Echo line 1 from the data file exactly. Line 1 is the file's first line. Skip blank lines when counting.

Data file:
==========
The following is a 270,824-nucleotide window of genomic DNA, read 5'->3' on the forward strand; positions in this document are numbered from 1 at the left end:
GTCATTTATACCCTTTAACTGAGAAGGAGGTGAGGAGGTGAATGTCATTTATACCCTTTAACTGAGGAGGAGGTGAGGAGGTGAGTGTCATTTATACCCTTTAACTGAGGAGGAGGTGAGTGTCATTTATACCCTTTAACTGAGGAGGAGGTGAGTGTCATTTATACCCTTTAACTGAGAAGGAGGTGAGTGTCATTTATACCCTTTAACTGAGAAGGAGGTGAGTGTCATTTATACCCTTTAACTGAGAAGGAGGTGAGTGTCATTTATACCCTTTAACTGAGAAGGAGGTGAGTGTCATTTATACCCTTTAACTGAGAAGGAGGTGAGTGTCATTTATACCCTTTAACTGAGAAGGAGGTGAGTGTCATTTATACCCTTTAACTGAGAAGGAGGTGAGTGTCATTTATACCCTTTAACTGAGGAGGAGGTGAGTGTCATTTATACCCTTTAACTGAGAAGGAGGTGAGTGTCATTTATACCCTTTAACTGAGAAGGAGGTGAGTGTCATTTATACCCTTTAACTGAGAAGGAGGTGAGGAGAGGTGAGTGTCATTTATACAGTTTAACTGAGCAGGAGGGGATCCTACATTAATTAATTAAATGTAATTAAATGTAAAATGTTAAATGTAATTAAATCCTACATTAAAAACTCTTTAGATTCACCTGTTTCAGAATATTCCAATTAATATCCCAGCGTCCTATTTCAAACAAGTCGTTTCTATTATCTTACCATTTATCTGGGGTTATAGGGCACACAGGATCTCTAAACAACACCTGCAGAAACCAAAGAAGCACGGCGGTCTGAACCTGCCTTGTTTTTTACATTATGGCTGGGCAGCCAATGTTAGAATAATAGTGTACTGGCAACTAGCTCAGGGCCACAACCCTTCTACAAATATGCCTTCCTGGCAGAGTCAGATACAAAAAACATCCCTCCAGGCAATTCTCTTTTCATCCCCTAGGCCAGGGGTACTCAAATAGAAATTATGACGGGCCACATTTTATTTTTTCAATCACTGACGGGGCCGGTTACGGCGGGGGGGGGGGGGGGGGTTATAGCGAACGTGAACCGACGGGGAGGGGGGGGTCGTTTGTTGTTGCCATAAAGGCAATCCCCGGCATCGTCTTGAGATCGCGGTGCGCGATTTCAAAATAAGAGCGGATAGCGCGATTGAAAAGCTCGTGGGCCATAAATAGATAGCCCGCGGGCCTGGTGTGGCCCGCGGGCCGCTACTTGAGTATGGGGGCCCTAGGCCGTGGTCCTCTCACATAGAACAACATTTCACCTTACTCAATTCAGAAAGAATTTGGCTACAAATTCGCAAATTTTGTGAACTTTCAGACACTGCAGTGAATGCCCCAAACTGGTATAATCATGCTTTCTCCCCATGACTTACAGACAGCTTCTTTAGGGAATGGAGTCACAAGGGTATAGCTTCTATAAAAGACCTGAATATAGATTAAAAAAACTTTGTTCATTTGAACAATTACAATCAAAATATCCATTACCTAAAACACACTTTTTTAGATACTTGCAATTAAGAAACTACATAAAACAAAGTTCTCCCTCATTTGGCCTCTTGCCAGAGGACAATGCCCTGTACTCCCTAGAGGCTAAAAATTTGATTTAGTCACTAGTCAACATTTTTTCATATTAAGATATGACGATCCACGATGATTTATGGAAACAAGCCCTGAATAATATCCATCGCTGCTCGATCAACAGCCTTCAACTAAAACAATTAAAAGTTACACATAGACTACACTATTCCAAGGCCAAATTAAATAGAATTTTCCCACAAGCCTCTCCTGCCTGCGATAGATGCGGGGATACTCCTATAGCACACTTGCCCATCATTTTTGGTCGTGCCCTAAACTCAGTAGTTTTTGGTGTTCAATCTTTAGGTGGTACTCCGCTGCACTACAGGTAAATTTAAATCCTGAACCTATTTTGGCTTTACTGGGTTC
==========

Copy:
The following is a 270,824-nucleotide window of genomic DNA, read 5'->3' on the forward strand; positions in this document are numbered from 1 at the left end: